Mattel has balanced the need for a responsive supply chain with the ability to source its toys from low cost labor countries in Asia.  While Mattel uses Point of Sale (POS) data, the long distances between manufacturer and consumer are quite large and transportation times can be upwards of three weeks.  As a result, the cycle time between ordering and delivery can be quite long.  In order to provide a buffer to prevent stock outs, Mattel uses distribution centers to hold some inventory.  Holding inventory is not risk free as Mattel writes off approximately $50 million per year of inventory obsolescence.  However, the ability to produce toys cheaply in countries like China, Indonesia and Thailand provides cost benefits over and above the cost of inventory obsolescence.   
The clockspeed of the toy business has been accelerating as kids have been getting older younger (KGOY) (Garner).  This has effectively shortened the product lifecycle as children move from one stage to another more quickly. In addition, many toys are tied to media launches such as movies and television shows, which are frequently one off production runs.  One example of increased clockspeed for Mattel is the production of matchbox cars based on the characters in "Cars"- the movie.  Matchbox cars of Lightning McQueen, Tow-Mater, etc. were available to coincide with the release and marketing of the movie.  These toys will have a much shorter life cycle than the venerable 1974 Volkswagen Beetle matchbox car.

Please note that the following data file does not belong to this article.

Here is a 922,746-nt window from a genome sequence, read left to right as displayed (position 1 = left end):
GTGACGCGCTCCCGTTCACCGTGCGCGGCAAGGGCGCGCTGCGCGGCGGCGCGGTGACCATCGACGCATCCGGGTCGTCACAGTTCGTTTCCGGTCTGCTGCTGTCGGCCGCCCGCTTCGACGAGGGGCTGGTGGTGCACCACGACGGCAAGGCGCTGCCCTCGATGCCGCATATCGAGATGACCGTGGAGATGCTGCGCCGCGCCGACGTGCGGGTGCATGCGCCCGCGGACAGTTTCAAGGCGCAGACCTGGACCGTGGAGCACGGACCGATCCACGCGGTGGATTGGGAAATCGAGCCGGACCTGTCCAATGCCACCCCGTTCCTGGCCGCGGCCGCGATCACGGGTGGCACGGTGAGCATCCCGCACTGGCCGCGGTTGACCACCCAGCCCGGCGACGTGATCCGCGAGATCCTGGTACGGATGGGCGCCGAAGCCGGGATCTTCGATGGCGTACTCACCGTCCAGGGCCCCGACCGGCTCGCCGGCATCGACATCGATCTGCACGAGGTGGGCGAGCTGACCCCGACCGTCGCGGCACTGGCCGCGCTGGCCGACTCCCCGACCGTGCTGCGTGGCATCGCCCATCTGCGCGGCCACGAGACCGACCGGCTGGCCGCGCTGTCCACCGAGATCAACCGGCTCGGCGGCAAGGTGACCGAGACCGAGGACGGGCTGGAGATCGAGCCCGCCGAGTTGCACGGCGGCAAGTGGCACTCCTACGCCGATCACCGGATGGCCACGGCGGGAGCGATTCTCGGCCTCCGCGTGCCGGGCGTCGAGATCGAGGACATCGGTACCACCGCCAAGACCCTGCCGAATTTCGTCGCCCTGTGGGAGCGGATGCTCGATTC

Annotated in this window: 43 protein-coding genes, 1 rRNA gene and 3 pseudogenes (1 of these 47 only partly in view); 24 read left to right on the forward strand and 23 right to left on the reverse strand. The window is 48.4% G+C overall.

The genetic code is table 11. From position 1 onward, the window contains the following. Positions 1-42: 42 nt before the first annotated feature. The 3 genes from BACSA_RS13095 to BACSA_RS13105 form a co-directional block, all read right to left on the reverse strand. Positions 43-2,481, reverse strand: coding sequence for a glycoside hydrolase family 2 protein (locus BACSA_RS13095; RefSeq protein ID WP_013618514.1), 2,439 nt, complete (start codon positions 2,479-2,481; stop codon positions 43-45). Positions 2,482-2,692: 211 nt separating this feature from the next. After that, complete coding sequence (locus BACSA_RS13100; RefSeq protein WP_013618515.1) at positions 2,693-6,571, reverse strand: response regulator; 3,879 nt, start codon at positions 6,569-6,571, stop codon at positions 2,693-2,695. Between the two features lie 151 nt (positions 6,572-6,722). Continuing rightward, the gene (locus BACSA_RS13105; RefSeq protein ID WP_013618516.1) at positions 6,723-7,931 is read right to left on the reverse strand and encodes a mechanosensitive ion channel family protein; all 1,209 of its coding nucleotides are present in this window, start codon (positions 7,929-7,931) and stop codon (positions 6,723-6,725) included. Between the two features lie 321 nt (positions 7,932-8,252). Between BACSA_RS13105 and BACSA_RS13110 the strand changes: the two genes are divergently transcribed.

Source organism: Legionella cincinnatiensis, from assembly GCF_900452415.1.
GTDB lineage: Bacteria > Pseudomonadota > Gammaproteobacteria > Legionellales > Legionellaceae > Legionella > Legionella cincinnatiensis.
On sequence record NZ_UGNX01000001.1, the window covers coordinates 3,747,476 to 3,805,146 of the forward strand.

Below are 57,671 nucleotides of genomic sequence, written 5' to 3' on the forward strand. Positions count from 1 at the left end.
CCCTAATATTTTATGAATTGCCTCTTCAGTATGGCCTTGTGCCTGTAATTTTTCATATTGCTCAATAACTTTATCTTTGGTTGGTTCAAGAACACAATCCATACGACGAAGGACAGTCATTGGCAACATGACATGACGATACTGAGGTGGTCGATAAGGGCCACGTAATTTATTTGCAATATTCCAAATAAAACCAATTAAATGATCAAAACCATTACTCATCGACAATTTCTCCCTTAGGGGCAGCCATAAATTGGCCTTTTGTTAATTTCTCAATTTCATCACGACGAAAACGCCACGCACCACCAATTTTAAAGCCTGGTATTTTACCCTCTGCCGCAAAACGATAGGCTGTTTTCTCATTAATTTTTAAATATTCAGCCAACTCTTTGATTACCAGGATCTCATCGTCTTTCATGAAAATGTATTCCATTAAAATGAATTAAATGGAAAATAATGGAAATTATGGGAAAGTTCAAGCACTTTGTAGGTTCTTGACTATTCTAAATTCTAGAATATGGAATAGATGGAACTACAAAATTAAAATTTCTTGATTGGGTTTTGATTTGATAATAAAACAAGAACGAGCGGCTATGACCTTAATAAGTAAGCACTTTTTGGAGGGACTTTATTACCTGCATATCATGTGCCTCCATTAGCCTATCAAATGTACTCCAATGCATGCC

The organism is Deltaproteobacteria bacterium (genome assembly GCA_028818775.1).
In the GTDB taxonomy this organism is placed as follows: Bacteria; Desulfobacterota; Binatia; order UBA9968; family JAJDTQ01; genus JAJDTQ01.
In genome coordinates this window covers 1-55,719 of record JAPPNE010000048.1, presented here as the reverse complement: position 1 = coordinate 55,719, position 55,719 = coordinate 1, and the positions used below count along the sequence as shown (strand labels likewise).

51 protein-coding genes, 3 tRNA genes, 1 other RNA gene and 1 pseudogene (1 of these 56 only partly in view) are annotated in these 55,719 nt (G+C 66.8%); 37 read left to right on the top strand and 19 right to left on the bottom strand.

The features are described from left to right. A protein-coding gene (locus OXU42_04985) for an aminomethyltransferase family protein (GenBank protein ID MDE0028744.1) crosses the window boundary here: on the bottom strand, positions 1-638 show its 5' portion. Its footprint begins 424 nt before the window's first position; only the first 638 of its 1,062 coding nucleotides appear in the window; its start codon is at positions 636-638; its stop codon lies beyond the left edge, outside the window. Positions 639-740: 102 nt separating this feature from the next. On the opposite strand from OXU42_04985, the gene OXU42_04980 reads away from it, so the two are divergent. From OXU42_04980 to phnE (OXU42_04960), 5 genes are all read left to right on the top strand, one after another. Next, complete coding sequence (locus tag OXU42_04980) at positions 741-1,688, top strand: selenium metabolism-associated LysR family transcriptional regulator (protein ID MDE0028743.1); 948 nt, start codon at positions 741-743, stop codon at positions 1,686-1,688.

Toymakers often only have one shot at forecasting inventory levels for the holiday season or a movie launch.  The shorter the product lifecycle, the more responsive the supply chain must be (Fisher, Harvard Business Review, March/April 1997).  However, Mattel has many of its manufacturing plants in Asia which creates a longer cycle time since shipping distances are large.  A more responsive supply chain would put the manufacturing as close as possible to the point of sale.  For Mattel it could develop a more responsive supply chain that is better able to respond to unexpected demand surges by having factories in the United States and Europe where shipping times would be reduced from weeks to days.  Of course, the supply chain responsiveness is balanced by the much higher cost of labor in the U.S. and Europe.